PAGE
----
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How T or C’s electric utility rate compares to other cities in New Mexico

by Kathleen Sloan | April 7, 2021
5 min read
Photograph by Lukas Baton courtesy of unsplash

The question of whether electric utility rates in Truth or Consequences are too high has been raised several times recently on social media. Opinions abound. The Sun did the research to provide a definitive answer and reports the results below.

The type of utility ownership was considered in grouping rate comparisons with other New Mexico communities.

T or C is among only five cities in the state that own an electric utility, according to the American Public Power Association’s publicpower.org website. Aztec, Farmington, Gallup and Raton also own electric utilities. Among those cities, T or C charges the second highest rate; Aztec charges the most. Aztec and T or C are small cities, which may partially account for rates higher than the larger cities of Farmington or Gallup. But Raton is also a small city, and it charges the least of any city-owned electric utilities in the state.

Aztec’s and T or C’s rates may be higher because they transfer money out of their electric funds and into their general funds. T or C plans to transfer $1.5 million out of the electric fund this fiscal year, according to the second-quarter budget report the city submitted to the New Mexico Department of Finance and Administration. Aztec transferred $650,000 out of its “joint utility fund,” which pools electric, sewer and water utilities funds, and into its general fund in the fiscal year ending June 30, 2019, according to the most recent year-end audit report available on the New Mexico Office of the State Auditor’s website.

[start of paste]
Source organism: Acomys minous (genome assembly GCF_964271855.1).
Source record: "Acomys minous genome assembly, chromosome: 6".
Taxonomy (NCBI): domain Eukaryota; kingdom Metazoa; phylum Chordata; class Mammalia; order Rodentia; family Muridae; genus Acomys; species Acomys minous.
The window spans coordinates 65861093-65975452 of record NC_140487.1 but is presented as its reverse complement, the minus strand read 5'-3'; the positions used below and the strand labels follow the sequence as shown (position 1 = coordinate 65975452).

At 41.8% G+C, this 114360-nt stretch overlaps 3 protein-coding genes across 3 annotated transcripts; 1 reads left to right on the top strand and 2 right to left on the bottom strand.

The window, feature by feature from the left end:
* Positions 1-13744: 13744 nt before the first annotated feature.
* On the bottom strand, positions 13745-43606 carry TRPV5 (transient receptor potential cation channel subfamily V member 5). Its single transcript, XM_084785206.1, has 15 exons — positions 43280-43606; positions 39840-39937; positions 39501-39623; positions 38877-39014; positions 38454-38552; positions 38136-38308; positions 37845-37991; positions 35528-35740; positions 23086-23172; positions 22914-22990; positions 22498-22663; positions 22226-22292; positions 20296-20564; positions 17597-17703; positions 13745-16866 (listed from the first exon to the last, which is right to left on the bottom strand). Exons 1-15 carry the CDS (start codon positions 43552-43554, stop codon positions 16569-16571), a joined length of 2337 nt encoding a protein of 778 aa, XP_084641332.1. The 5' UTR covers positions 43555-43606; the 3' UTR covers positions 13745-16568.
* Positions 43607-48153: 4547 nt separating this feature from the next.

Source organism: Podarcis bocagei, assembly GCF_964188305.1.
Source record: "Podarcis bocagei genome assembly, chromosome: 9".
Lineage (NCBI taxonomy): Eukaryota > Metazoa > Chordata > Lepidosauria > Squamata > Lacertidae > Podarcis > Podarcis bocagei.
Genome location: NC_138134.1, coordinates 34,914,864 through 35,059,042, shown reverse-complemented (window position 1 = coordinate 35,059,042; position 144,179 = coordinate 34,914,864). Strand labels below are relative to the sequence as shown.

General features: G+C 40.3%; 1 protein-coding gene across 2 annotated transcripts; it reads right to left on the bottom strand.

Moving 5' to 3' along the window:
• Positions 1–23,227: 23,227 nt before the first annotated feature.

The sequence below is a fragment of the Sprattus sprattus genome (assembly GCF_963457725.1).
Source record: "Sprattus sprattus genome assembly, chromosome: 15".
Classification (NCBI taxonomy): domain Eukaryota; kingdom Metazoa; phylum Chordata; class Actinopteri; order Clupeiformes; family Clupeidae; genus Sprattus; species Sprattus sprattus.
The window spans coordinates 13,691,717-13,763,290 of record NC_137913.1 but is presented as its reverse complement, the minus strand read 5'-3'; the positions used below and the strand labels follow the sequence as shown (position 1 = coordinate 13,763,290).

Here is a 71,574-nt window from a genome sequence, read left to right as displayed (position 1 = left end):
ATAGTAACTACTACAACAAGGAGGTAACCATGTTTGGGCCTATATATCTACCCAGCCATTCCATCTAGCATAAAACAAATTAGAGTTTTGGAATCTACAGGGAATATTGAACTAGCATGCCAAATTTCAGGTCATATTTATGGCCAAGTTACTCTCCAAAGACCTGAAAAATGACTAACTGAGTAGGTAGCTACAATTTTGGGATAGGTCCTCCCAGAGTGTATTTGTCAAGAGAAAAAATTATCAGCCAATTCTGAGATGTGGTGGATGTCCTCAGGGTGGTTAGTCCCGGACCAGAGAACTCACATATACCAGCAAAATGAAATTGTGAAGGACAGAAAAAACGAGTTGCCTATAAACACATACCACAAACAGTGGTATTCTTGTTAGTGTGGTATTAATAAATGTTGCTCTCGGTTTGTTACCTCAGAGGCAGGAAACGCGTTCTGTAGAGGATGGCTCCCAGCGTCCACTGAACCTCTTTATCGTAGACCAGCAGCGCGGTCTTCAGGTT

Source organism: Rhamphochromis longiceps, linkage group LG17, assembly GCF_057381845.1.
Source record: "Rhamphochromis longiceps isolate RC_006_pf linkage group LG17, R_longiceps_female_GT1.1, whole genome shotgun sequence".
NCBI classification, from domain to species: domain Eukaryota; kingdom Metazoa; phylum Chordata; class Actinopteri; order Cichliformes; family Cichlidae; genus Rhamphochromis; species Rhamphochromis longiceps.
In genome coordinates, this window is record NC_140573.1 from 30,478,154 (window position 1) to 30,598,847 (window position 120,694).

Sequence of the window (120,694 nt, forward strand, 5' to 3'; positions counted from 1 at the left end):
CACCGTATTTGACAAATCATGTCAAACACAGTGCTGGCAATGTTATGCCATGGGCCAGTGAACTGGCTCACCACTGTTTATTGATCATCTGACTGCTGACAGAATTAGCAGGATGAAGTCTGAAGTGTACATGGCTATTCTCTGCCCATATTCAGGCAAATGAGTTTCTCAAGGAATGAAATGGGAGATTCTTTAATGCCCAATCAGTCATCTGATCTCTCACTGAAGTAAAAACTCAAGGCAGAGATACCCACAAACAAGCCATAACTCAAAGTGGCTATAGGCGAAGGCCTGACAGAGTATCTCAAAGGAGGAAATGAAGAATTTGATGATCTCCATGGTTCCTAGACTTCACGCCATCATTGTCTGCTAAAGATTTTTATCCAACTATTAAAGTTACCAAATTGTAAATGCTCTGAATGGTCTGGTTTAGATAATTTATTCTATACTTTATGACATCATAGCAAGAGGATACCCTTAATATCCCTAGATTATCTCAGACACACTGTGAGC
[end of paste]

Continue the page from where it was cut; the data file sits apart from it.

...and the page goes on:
The Sun also compared T or C’s electric utility rate to other New Mexico cities of like size, such as Taos and Edgewood, serviced by rural cooperative electric utilities. These were the highest utility rates among those compared, reflecting the cost of installing and maintaining miles of transmission lines to serve areas with less dense populations. The Sun included Sierra Electric Cooperative’s rates among this group, since it also is a cooperative serving rural customers in Sierra County and parts of Catron, Luna and Socorro counties. Sierra Electric was the most expensive among all rates compared.